The infamous Tokyo-based bitcoin exchange Mt. Gox was once regarded as the world's largest Bitcoin exchange in the early days, when Bitcoin was a fledgling industry. It was founded in 2010 by an American entrepreneur named Jed McCaleb.
In 2011, Mark Karpelès acquired Mt. Gox exchange from McCaleb. Karpelès being a programmer improved the dynamics of the newly acquired company greatly and an idea that started out as a trading site for the wildly popular Magic: The Gathering game cards evolved to become the world's most popular Bitcoin exchange, handling over 70% of all Bitcoin transactions in the world during its shortlived operation.
Wherever there is light, there will always be shadows to be found as well — as Mt Gox came into wider prominence, it became a victim of targeted attacks that eventually lead to the dissolution of the platform.
In early February 2014, the second Mt Gox hack became the representation of Bitcoin’s darkest chapter since its creation. It is by far the largest amount of Bitcoins ever stolen till date. The company declared that it had lost a total of 850,000 bitcoin: 100,000 of its own and 750,000 bitcoins owned by its customers, with a combined worth of about $480 million at the time.
It has been eight years since the occurrence of the biggest theft of bitcoins in history. Mt Gox creditors are unsure if they could ever get their bitcoins back. While 200,000 Bitcoins were retreived by Mt. Gox during the course of the investigation, a civil rehabilitation plan which aims to distribute the Mt Gox stash to the victims was approved by the Tokyo district court in 2021. The Japanese court had earlier halted the bankruptcy state of the former cryptocurrency exchange.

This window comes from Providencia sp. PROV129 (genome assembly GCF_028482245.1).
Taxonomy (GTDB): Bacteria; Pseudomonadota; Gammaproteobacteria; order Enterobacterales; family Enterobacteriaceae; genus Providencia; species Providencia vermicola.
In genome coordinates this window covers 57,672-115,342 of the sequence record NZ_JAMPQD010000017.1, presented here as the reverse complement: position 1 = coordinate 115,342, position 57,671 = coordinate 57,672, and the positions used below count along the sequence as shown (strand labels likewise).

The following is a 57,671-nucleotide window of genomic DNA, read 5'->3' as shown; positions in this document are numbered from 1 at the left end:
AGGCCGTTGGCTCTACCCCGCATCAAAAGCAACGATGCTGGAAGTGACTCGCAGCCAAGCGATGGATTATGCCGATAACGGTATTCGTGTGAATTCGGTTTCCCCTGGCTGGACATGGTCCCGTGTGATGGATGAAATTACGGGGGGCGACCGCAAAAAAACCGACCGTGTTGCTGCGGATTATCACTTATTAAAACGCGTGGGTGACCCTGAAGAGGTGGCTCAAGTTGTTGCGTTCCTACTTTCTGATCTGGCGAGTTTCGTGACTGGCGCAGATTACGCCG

Traders are keeping a close eye on the movement of Mt Gox's fund citing concerns of market volatility as the distribution of the bitcoins to the creditors could trigger a massive sell off. Could this event trigger another flash crash that could potentially plunge BTC to $10,000?
Let's take a look at the daily Bitcoin trading volume from the top 3 exchanges on Coinmarketcap.
The biggest volume pairs for BTC add up to nearly $9 billion. If Mt Gox creditors decide to dump 140,000 BTC on the market, valued at $3.36 billion at a price of $24,000 per BTC, the potential for a severe impact on the market is probable.
Few months ago, before the sudden collapse of $LUNA, Terraform labs (TFL) liquidated about 80,000 units of its Bitcoin holdings valued at $2.4 billion at the time, to restore the Peg of its algorithmic stablecoin TERRAUSD (UST). Bitcoin lost 17% of its nominal value within a week.
Hypothetically, a 140,000 BTC dump could plunge the price of Bitcoin to figures below $15,000. This is another important chapter in the history of Bitcoin. An event that shook the cryptocurrency market eight years ago might yet again define the trajectory of the market.